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Things rarely happen in isolation in Japan – it is just that it is difficult for an outsider to see the links

After months if not years of what seemed to be complacency, the Japanese
financial regulators industry have shown a remarkable vigour recently.

They have moved against the management of collapsed software company Livedoor
and Yoshiaki Murakami, Japan’s best known corporate raider.

In the accounting area they hit Pricewaterhouse Coopers’ local affiliate –
Chuo Aoyama PwC.

If you had not already guessed there is an election looming. Prime minister
Junichiro Koizumi steps down in September. His favoured successor, Shinzo Abe,
looks less and less like a shoe-in however, as political opponents seek to
exploit a voter backlash against Koizumi’s reforms.

In particular the Japanese are offended by the growing inequality in wealth.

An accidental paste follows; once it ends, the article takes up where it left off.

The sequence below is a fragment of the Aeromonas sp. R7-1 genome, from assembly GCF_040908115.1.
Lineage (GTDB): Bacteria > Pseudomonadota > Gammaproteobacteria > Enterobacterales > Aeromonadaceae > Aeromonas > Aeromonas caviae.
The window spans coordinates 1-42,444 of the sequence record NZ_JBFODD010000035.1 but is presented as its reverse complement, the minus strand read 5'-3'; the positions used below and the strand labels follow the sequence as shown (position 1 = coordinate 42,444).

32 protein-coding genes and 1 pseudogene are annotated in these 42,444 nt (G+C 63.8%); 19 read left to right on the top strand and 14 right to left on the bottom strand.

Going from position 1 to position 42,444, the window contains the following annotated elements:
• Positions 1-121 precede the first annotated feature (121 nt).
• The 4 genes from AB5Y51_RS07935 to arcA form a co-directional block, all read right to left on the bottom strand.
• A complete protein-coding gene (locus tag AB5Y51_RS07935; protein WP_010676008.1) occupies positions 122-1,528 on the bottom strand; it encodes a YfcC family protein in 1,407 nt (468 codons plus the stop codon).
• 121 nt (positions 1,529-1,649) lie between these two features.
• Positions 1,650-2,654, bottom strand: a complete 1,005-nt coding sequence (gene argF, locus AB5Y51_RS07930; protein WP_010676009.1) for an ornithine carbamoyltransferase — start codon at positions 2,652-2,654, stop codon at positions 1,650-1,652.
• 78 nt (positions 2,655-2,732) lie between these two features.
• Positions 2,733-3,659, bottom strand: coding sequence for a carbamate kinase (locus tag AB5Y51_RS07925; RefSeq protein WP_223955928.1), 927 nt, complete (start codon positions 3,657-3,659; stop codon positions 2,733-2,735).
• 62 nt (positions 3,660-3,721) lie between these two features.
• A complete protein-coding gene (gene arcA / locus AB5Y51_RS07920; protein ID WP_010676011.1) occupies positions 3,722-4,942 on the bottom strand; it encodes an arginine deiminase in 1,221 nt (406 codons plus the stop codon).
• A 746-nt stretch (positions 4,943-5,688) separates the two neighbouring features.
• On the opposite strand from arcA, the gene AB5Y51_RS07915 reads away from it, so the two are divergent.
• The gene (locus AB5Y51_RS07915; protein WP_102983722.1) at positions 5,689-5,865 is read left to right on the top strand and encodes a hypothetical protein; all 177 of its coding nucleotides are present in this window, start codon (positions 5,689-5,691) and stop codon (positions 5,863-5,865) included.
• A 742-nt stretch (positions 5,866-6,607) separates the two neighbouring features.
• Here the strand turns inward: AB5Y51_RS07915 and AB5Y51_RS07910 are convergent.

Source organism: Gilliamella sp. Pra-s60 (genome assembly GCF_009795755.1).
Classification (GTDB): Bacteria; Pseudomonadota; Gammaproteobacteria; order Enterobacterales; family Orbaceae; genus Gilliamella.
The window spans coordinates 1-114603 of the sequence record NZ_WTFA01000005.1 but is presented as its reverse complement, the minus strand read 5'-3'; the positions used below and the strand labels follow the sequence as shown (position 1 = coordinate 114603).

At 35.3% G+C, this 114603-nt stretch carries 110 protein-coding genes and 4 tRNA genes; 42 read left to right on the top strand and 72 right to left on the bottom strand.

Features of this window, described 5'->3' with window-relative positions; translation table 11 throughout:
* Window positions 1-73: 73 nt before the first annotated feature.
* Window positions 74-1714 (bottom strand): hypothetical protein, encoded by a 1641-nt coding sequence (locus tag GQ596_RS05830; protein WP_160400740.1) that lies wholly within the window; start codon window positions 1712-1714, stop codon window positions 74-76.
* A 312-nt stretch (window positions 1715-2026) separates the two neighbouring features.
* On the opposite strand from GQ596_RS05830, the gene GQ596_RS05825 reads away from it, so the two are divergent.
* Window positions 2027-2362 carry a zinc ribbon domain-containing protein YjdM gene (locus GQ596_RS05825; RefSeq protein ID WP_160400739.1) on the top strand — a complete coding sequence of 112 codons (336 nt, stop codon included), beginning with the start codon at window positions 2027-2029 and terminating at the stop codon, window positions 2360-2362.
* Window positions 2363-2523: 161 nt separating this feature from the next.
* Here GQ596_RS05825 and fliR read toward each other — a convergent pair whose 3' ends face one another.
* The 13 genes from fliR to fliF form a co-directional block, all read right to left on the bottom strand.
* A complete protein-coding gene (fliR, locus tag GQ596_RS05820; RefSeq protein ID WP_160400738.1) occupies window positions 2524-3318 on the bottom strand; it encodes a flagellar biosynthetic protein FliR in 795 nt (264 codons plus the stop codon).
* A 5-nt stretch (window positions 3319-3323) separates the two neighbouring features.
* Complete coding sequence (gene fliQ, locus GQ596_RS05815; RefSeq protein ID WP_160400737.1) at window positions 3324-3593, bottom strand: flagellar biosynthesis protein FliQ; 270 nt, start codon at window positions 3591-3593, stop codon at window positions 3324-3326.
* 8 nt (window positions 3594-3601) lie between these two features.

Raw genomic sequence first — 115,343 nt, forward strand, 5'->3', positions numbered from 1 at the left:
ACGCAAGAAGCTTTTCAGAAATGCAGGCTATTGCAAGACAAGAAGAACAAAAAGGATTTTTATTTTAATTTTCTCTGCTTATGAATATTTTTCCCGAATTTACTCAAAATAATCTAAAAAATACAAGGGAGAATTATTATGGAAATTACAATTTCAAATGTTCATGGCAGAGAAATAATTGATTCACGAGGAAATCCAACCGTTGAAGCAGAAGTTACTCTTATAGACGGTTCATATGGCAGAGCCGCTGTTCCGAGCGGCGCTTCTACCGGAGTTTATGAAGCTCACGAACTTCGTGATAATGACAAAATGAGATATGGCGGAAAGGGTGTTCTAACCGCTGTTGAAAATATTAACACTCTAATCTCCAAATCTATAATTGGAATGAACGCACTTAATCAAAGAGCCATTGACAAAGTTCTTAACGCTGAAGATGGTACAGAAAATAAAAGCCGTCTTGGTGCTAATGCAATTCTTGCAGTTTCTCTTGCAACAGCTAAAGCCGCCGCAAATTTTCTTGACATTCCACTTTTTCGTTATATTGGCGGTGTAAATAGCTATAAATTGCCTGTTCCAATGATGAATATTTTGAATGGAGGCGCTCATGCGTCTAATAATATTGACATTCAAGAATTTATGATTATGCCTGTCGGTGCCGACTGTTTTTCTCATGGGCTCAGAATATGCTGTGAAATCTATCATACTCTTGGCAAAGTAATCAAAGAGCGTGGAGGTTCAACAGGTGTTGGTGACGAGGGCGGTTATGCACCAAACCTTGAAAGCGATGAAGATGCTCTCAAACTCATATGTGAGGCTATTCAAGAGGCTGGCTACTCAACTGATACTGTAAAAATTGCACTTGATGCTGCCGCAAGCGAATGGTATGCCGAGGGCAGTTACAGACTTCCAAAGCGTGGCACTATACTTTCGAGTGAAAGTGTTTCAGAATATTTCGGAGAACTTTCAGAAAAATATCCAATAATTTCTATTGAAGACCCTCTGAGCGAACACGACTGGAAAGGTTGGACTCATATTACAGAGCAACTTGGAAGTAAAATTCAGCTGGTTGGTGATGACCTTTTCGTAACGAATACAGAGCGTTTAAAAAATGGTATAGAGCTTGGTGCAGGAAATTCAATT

They find displays of wealth vulgar and people sleeping rough in Tokyo’s parks
are considered a national humiliation – but Japan has recently had to get used
to both. What has always been one of the most egalitarian and consensual
societies in the world is showing severe signs of strain as a result.

People are reconciled to the fact that Japan’s social fabric will have to
bend a bit to adjust to globalisation. Their concern is that if it is bent too
much it will fracture. So Abe’s rivals could get considerable support with a
promise to roll back the reforms.

That helps explain why the regulatory bureaucrats have been let loose to
clamp down on corporate wrongdoing and excess.

If in the process it means people and businesses get hung out to dry for
things previously deemed to be acceptable, then that’s politics – and not just
in Japan either.

Anthony Hilton is finance editor of the Evening Standard

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